Scotland captain Andy Robertson believes qualifying for next year’s European Championship finals would be as special as lifting the Champions League with Liverpool.
The left-back maintains that playing for his country remains “the biggest honour” and, having come out on top in Europe’s premier club competition, he is now desperate to make an impact on the international stage.
The Liverpool defender, who last week flew the flag for his country as he and his Anfield colleagues beat Tottenham Hotspur in Madrid in the final of the world’s most prestigious club competition, has switched focus this week. But, speaking ahead of captaining Scotland in tonight’s crucial European Championship qualifier against Cyprus at Hampden, he says he is hungrier than ever for success.
“I want more of those feelings that I had on Saturday,” said Robertson. “I want more of that success at club level with Liverpool. It is not just a case of we have won the big cup and let’s all pack it in now. I want to win more trophies. I want to win more trophies for Liverpool and bring success to Scotland.
“To do that, we need to go again. We’ve got a new start now and we need to qualify for the Euros because that would be as special, I feel. It does make me more determined. Having those happy feelings, that success, I want to have that a lot more and I am sure all the lads want to experience it now.”
The first Scot since Paul Lambert in 1997 to play in a Champions League-winning team, the memories of that match and the celebrations in Madrid and then back in Liverpool, where hundreds of thousands lined the streets during the open-top bus parade, will live long in Robertson’s thoughts.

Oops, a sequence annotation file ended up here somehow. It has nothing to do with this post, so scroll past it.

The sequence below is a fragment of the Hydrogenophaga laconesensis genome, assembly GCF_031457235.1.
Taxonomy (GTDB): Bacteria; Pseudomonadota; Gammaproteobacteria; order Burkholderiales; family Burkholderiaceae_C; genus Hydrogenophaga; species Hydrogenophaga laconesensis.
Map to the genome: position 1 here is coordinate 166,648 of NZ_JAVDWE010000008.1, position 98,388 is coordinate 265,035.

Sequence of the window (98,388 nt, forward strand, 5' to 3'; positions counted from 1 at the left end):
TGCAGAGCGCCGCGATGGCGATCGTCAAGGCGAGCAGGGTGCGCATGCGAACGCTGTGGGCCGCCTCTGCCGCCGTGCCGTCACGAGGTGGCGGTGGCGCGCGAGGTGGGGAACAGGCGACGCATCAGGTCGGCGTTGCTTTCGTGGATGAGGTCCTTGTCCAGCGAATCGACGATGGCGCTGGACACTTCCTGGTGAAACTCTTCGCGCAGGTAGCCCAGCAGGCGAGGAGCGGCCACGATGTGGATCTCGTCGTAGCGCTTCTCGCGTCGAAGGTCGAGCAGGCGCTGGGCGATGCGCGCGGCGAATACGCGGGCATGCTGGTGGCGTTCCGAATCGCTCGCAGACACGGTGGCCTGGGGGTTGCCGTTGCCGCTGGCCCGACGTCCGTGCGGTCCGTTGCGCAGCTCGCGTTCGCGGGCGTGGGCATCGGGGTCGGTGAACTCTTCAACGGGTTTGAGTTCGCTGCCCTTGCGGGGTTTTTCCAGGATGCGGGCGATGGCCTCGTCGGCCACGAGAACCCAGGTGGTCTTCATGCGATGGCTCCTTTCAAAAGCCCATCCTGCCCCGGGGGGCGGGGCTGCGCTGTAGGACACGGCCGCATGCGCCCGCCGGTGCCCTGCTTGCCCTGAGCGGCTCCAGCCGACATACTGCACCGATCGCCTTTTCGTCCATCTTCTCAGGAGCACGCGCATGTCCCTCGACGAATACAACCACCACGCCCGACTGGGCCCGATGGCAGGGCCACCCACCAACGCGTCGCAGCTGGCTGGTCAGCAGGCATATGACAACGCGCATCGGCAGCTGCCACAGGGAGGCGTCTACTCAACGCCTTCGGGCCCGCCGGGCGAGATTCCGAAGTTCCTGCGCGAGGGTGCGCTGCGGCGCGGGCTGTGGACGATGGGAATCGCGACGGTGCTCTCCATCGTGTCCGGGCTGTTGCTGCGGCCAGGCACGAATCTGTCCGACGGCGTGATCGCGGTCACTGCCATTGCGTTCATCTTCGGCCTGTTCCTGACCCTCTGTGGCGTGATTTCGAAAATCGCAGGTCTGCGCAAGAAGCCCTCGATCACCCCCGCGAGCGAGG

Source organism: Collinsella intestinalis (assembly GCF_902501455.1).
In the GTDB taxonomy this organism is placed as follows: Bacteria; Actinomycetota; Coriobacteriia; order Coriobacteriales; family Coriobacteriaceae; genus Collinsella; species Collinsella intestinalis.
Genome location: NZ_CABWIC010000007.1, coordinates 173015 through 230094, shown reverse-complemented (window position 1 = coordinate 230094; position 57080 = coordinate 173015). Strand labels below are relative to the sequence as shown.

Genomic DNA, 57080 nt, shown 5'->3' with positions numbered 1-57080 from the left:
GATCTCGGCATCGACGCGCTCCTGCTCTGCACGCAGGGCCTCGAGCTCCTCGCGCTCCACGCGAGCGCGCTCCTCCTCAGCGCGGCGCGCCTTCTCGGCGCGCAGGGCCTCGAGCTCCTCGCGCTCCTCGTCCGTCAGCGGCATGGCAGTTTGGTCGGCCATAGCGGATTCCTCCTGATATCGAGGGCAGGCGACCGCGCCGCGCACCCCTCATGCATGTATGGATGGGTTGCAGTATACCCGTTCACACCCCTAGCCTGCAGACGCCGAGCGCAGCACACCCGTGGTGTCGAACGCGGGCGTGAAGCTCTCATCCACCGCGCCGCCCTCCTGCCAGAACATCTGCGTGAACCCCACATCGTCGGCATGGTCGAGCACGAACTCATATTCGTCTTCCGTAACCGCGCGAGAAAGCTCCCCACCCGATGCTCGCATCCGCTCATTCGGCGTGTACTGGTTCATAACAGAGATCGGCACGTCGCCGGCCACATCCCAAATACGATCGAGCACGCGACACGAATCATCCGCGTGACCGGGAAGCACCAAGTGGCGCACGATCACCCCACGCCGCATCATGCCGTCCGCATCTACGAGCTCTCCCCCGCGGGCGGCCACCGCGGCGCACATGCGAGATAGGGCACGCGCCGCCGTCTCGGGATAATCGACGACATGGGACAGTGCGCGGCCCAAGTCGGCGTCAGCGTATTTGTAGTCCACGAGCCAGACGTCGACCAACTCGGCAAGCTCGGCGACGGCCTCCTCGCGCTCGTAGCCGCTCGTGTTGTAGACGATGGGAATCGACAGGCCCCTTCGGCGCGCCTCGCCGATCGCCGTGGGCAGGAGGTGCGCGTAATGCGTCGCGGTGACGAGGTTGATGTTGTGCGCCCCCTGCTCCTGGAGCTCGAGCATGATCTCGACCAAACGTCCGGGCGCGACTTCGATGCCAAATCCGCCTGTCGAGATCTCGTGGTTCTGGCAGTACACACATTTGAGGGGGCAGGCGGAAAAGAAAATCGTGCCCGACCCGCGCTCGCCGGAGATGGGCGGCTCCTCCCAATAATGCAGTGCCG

But while he savoured the moment, his mind quickly switched to international commitments as he flew north to join up with the rest of the Scotland squad. “I wanted to get up as quickly as I could so I arrived on Tuesday,” he said.
“ It’s been an incredible week but it’s all about trying to top it off now. The motivation is the same as it is for all the lads at Liverpool - we want to play as many games. But playing for your country is still thebiggest honour.
“It’s irrelevant what we’ve won and what we’ve done, it’s still a huge honour for me to lead the team out and walk out and play these important games.
“My full focus was always coming up here and whether I was struggling or not I was always going to come up here and at least get assessed. But luckily I’m fit and healthy and there’s no reason I can’t play these games.”
Robertson is now setting his sights on making more history by becoming the first Scotland captain to lead the men’s side to a major finals since 1998. Victory this evening will be crucial to that ambition.
Steve Clarke has replaced Alex McLeish at the helm, which has been hailed as a positive appointment by Roberston, and the team must now shrug off the disappointment of defeat in Kazakhstan early in the group stage and reassert themselves on a qualifying campaign before it is too late.
“I can’t tell you [how that would feel] until we do it,” he added. “Of course, I knew what we were going for last weekend and how good it would be to win the Champions League. But the feelings I felt were something I couldn’t have imagined.
“If, or hopefully when, we qualify for a Euros or a World Cup, I will be in a better position to answer that. But leading your country out in a major tournament, I know from the lads back in Liverpool that it is a huge honour. It’s something I want to do but we need to now take steps towards it.”